BYU Law School Dean of Admissions Anthony Grover advised pre-law students to present themselves well on their law school applications.
According to the Law School Admission Council, students who wish to be considered for admission must prepare applications, take the LSAT, submit letters of recommendation and more.
“I wish that applicants would take the time to present themselves in the most positive light possible,” Grover said. “I see a lot of grammatical and spelling errors, leaving the name of another school they applied to and not following basic directions.”
Grover also said it’s important for students to develop writing, analytic reasoning, editing and relationships with professors who can write positive letters of recommendation.
“We look at law school entrance exam scores and GPA, but we also look for people we believe can handle the rigor of law school academically and those we feel will add to the law school community,” Grover said.
Grover said the best way he has seen students stand out is through their personal statements, resumes, letters of recommendation and optional essays.
These skills are important because the written portions of applications tend to be the weakest, according to Grover.
One common law school misconception Grover said he sees often is the idea there are certain majors, clubs or jobs that will make pre-law students more palatable to admissions officers.
“From an education standpoint, one of the best ways to prepare to go to law school would be to do well in your major,” Grover said. “Pick a major that you enjoy because you want to have the best GPA possible and if you enjoy your studies, you will perform better.”
Kris Tina Carlston, director of the BYU Pre-Professional Advisement Center, said that work experience in the legal field does not make you a better applicant than those with work experience in other fields.
“It is good for you so you can get a better idea of whether law school is right for you, so it provides personal value, but don’t do it if you think it is going to make you more attractive to admissions officers,” Carlston said.
Carlston advises that students get experience in other fields of study or the workforce because then you can take that experience into the legal field. She believes that law needs people from all backgrounds.
“I did a study a few years back to see if one major does better on the LSAT or gets in more and it made no difference,” Carlston said. “Law schools want to know who you are as a person, so being interested in a variety of things makes you a more interesting candidate.”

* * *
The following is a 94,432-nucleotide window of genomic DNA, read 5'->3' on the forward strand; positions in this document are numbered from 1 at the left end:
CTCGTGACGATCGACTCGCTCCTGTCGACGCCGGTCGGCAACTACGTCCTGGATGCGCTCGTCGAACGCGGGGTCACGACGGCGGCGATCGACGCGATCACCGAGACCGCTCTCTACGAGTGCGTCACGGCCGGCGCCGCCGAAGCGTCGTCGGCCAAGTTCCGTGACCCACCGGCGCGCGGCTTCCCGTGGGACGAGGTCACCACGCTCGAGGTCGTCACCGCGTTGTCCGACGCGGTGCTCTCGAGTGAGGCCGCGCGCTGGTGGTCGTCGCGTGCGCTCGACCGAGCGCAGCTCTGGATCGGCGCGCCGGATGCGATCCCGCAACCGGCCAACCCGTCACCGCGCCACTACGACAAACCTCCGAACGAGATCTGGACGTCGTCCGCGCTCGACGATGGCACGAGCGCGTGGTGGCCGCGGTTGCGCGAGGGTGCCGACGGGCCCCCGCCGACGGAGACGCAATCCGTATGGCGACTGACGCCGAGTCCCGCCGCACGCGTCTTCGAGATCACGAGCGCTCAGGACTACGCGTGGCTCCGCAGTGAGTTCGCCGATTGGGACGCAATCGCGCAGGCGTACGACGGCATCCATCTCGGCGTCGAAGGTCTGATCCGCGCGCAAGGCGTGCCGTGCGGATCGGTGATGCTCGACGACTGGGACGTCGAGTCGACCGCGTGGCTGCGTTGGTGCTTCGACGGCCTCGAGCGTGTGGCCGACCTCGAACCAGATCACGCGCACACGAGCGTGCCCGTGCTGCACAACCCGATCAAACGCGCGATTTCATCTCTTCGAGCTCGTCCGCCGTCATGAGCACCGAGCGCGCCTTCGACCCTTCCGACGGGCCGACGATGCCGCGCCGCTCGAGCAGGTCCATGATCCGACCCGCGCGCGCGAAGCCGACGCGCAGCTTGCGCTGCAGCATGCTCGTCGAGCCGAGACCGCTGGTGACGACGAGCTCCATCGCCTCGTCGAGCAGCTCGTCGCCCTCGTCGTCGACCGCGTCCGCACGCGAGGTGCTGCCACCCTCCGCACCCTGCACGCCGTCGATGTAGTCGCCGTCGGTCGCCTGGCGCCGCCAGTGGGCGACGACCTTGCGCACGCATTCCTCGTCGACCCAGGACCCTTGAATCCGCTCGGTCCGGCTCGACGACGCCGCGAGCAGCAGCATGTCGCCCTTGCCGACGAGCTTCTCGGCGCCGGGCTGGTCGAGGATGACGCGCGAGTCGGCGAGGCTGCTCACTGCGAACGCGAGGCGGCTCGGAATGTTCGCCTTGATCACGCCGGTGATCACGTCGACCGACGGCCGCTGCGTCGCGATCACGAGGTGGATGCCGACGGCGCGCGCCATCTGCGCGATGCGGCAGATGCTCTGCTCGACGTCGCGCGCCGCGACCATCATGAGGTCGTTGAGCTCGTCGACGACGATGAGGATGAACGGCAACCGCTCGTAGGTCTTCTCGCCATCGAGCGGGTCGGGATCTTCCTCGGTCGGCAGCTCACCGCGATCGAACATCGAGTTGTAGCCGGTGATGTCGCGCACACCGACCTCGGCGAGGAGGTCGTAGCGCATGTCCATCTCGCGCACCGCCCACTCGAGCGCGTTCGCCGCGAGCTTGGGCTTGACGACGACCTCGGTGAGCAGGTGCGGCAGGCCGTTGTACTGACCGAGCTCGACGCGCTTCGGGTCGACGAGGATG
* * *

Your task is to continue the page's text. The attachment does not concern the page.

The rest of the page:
BYU political science major Aurea Orencia is currently applying to law schools and said pre-law students should branch out and get involved in the things that interest them.
“As a freshman, I was very worried about overwhelming myself, but don’t be scared to take every opportunity that is in front of you,” Orencia said.
One opportunity that Orencia said helped her know whether law school was right for her was the BYU Pre-Law program. She said she wished she was more involved with the Pre-Law Review and Committee here on campus earlier on.
“Rip the Band-Aid off and take a practice LSAT, sign up for a LSAT prep course, attend personal statement workshops that are offered on zoom and check out our website,” Carlston said.
She said the Pre-Professional Advisement Center holds an annual BYU Law School fair, where there will be even more opportunities presented for pre-law students to take advantage of.
Jon Wayas, associate director of the Utah Center for Legal Inclusion, said they also hold pre-law symposiums at BYU.
“This is a chance to get into a law school to learn about the process of applying, meet current law students and professors and hear from them, see what a day in law school is like and even attend a mock class,” Wayas said.
Grover said the law school has a monthly event called World of Law where a BYU law professor or someone affiliated with the school gives a presentation about some area of law. Grover said there are also many other events at the law school that students can attend to help them make their decision about law school and see that it is not as scary as it seems.
Grover said the top law school misconception he sees is that law school is too competitive and that students are out to get each other.
He said that at BYU Law, while students do face stress and a sense of competition, the waters really are not as shark-infested as they are often portrayed.
“There is a spirit of cooperation and understanding that we’re all in this together that permeates our classrooms,” Grover said. “Students help each other, share notes and develop relationships with each other that will benefit them both professionally and personally.”
Grover’s final word of advice to those applying to pre-law schools is to apply as early as you can, preferably at least by a law school’s Juris Doctorate priority deadline because most law schools do admissions on a rolling basis.
“If you wait later in the cycle, there are often far less seats left unfilled and scholarship money may be all dried up,” Grover said. “It is much more difficult to get in the later you apply to schools.”